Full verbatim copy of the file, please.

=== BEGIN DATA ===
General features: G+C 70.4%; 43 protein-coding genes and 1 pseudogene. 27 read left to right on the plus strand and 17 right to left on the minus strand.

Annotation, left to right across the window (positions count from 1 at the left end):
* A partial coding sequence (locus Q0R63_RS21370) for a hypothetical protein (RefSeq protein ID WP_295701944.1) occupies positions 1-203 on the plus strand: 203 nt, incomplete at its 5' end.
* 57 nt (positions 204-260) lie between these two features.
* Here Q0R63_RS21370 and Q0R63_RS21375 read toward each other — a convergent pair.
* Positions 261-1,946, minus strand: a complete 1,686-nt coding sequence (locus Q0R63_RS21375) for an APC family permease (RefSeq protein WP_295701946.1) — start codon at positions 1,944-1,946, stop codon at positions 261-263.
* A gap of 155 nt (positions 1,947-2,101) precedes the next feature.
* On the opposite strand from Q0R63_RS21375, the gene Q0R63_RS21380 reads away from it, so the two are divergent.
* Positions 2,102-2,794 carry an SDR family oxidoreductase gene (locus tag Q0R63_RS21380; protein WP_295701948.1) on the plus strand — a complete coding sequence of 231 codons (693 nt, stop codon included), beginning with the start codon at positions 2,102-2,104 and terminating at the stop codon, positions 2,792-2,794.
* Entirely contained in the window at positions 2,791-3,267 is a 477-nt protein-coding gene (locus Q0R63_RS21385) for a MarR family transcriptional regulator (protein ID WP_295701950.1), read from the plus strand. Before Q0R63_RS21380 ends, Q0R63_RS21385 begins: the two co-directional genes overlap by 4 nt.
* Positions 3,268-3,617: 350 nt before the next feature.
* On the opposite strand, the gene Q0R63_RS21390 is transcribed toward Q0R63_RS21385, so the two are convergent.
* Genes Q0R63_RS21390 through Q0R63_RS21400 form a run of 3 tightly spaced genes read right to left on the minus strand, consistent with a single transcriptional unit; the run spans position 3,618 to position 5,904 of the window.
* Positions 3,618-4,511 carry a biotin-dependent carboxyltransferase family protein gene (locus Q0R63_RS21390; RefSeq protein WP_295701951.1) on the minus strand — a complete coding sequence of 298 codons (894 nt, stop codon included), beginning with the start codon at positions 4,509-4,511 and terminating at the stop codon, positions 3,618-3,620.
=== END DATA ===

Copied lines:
General features: G+C 70.4%; 43 protein-coding genes and 1 pseudogene. 27 read left to right on the plus strand and 17 right to left on the minus strand.

Annotation, left to right across the window (positions count from 1 at the left end):
* A partial coding sequence (locus Q0R63_RS21370) for a hypothetical protein (RefSeq protein ID WP_295701944.1) occupies positions 1-203 on the plus strand: 203 nt, incomplete at its 5' end.
* 57 nt (positions 204-260) lie between these two features.
* Here Q0R63_RS21370 and Q0R63_RS21375 read toward each other — a convergent pair.
* Positions 261-1,946, minus strand: a complete 1,686-nt coding sequence (locus Q0R63_RS21375) for an APC family permease (RefSeq protein WP_295701946.1) — start codon at positions 1,944-1,946, stop codon at positions 261-263.
* A gap of 155 nt (positions 1,947-2,101) precedes the next feature.
* On the opposite strand from Q0R63_RS21375, the gene Q0R63_RS21380 reads away from it, so the two are divergent.
* Positions 2,102-2,794 carry an SDR family oxidoreductase gene (locus tag Q0R63_RS21380; protein WP_295701948.1) on the plus strand — a complete coding sequence of 231 codons (693 nt, stop codon included), beginning with the start codon at positions 2,102-2,104 and terminating at the stop codon, positions 2,792-2,794.
* Entirely contained in the window at positions 2,791-3,267 is a 477-nt protein-coding gene (locus Q0R63_RS21385) for a MarR family transcriptional regulator (protein ID WP_295701950.1), read from the plus strand. Before Q0R63_RS21380 ends, Q0R63_RS21385 begins: the two co-directional genes overlap by 4 nt.
* Positions 3,268-3,617: 350 nt before the next feature.
* On the opposite strand, the gene Q0R63_RS21390 is transcribed toward Q0R63_RS21385, so the two are convergent.
* Genes Q0R63_RS21390 through Q0R63_RS21400 form a run of 3 tightly spaced genes read right to left on the minus strand, consistent with a single transcriptional unit; the run spans position 3,618 to position 5,904 of the window.
* Positions 3,618-4,511 carry a biotin-dependent carboxyltransferase family protein gene (locus Q0R63_RS21390; RefSeq protein WP_295701951.1) on the minus strand — a complete coding sequence of 298 codons (894 nt, stop codon included), beginning with the start codon at positions 4,509-4,511 and terminating at the stop codon, positions 3,618-3,620.